HARTFORD, CT — Even though Connecticut anticipated President Donald Trump would eliminate Obamacare subsidies, consumers purchasing plans on Connecticut’s insurance exchange may have a difficult time choosing a plan this year.
That’s because the elimination of the subsidy has changed the calculations for silver plans. Those plans saw an increase in the rates to compensate for the loss of the cost-sharing reductions (CSRs), which were used by insurance carriers to lower the deductibles, co-pays, and co-insurance of lower income consumers.
Trump announced earlier this month that he was ending those payments. The good news was Connecticut had anticipated the move and had already asked insurance companies to resubmit their rates assuming the subsidy would disappear.
The Insurance Department approved the rate increases for 2018 in September. Connecticut’s insurance regulators decided to allow two carriers to boost their premiums for plans on the individual market in 2018 by an average of 31.7 percent for Anthem and 27.7 percent for ConnectiCare Benefit customers.
Ann Lopes with Access Health CT said there are some anomalies with the new 2018 rates offered by Anthem and ConnectiCare, which make some gold plans in two counties less expensive than a silver plan.
However, consumers can’t just shop based on what their monthly premium will be because there could be higher out-of-pocket costs for care under certain plans. That means consumers will have to calculate the out-of-pocket expenses and the monthly premium.
The rates are also based on what county a person lives in. There are different rates for different plans in different counties.
The standard silver plan has a $3,700 deductible and a $250 deductible for prescriptions with a $7,350 out-of-pocket max. In many cases the increases in the cost of a silver plan will be covered by an increase in the monthly premium tax credit, but that’s only for individuals and families under 400 percent of the federal poverty level.
Paul Philpott, a member of the Access Health CT board of directors, said he’s concerned about the rate increases for consumers who don’t receive subsidies.
He said they will be paying so much of their income for their insurance that it would be considered “unaffordable” under the Affordable Care Act.
For example, a family of four on a silver plan making $160,000 a year will be asked to pay about 13.6 percent of their pre-tax income, or around $21,760 per year, on a silver plan.
The silver plans saw the biggest increases because of the elimination of the cost-sharing reductions. It means the family of four making $160,000 a year would pay around $1,800 per month in premiums on the lowest cost silver plan.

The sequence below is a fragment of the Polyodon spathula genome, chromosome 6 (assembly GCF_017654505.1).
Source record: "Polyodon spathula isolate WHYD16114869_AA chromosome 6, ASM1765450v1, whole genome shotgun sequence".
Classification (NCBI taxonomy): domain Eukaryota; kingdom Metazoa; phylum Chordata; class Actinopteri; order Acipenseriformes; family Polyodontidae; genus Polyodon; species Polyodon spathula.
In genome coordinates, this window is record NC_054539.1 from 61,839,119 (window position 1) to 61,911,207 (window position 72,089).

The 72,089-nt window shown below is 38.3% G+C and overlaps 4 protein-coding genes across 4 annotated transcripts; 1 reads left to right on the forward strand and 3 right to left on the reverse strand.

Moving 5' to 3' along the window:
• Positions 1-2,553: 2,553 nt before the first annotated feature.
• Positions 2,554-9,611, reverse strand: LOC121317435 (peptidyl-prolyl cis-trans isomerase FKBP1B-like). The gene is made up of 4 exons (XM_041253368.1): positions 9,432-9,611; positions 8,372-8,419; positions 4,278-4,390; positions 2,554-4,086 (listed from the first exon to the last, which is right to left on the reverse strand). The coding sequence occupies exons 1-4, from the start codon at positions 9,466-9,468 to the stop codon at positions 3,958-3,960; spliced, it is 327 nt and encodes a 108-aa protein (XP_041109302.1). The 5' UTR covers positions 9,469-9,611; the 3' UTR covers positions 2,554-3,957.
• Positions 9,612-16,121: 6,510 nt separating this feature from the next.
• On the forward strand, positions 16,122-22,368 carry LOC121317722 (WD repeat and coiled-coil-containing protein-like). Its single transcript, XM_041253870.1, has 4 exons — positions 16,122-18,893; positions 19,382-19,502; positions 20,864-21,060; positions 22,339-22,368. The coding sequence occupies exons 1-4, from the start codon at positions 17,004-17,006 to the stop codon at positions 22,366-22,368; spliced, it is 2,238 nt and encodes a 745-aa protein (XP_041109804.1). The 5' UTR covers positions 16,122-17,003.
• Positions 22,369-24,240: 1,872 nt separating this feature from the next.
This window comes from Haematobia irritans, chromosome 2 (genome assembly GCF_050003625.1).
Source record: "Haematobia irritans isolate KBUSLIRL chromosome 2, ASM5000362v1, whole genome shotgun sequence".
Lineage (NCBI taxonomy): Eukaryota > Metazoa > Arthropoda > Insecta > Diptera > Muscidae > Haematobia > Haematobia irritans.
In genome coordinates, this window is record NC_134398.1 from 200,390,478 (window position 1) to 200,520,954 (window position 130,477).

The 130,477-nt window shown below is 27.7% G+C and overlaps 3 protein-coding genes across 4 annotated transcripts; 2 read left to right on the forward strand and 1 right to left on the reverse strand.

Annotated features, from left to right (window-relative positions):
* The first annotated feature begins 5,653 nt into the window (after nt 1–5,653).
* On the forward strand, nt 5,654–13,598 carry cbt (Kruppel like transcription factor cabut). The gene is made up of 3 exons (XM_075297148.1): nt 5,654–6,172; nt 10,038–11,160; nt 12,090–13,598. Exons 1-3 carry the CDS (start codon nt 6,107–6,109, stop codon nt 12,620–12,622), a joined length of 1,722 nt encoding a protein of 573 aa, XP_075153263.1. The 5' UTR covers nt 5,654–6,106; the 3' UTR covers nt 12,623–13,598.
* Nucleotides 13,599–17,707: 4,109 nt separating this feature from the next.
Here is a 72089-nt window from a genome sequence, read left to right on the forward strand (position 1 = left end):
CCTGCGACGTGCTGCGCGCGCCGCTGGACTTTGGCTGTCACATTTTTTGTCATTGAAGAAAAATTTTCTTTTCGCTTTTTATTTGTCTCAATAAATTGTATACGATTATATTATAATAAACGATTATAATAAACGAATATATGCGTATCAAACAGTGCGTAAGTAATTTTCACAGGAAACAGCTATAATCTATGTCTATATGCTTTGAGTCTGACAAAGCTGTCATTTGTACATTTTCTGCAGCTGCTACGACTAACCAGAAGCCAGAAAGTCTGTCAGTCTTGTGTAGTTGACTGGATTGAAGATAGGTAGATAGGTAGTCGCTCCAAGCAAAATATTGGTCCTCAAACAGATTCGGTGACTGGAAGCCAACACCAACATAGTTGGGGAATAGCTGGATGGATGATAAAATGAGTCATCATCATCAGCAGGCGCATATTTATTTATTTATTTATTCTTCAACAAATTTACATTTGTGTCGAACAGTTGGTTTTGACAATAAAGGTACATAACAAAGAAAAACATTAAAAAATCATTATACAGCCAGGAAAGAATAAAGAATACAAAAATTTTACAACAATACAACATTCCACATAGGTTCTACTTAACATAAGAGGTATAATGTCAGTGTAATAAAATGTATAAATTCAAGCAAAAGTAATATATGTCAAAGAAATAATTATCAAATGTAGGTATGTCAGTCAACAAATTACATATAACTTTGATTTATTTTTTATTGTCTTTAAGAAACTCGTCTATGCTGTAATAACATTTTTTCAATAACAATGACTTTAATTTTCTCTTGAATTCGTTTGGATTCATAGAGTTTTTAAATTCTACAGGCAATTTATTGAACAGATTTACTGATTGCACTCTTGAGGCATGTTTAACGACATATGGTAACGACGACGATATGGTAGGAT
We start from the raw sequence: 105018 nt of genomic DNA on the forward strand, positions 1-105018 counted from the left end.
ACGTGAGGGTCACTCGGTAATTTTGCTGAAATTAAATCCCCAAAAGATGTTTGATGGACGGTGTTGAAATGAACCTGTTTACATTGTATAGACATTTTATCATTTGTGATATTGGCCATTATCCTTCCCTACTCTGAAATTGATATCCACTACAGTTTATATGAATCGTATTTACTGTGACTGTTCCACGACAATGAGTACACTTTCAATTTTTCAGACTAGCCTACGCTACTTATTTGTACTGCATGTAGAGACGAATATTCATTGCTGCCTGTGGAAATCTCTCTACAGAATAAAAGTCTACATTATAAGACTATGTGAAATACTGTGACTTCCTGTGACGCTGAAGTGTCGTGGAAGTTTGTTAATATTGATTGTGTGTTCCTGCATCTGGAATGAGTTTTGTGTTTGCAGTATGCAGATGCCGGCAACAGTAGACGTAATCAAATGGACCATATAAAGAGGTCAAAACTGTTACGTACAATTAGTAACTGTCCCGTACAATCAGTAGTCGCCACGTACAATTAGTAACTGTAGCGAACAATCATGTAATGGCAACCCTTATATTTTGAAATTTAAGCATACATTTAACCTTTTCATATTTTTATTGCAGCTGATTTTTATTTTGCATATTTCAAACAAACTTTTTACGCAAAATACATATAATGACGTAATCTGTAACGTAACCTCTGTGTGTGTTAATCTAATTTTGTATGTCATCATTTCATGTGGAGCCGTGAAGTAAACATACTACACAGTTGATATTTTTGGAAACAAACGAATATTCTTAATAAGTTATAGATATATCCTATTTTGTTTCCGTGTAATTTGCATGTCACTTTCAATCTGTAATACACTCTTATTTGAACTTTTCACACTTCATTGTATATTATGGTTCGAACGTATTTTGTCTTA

Families who make less than 400 percent of the federal poverty level can’t be charged anything more than 9.5 percent of their income for health insurance.
“I’m concerned we’re reaching a tipping point where we could be creating a new set of uninsured people,” Philpott said.
He said he understands they have a responsibility to affordability, but he’s uncertain how they can impact these types of higher costs.
There’s also the option for consumers to purchase plans off the exchange, and those don’t have to cover certain benefits and could have a lower monthly premium.
But there is also no opportunity to receive a tax subsidy to offset the cost of the monthly premium, off the exchange, so if those individuals lose income they won’t be able to switch to an on-exchange plan if their income goes down in the middle of the year.
According to Lopes a majority of the bronze level plans are less costly on-exchange than they are off-exchange. At the same time one silver plan on-exchange in Hartford County is lower in price than the silver plans offered off-exchange.
Grant Ritter, another Access Health CT board member, said it just happens that the family of four making $160,000 a year is “the odd man out.”
He said health care costs are “unsustainable” and these families “just got caught in the trap.”
It’s unlikely, according to Ritter, that they would be paying this much for health insurance if they had employer-sponsored plans. But if these individuals had employer-sponsored plans there would be no reason for them to purchase insurance on the exchange.
Robert Tessier, an Access Health CT board member, said he believes they’re past the point where things are affordable.
Philpott said it’s going to increase the number of uninsured in the state, which reached historic lows over the past few years.
Last year 4.9 percent of Connecticut residents didn’t have coverage. That’s down by almost half from 2013.
Open enrollment begins on Nov. 1 and goes to Dec. 22. It’s the shortest enrollment period since the exchange opened in 2013.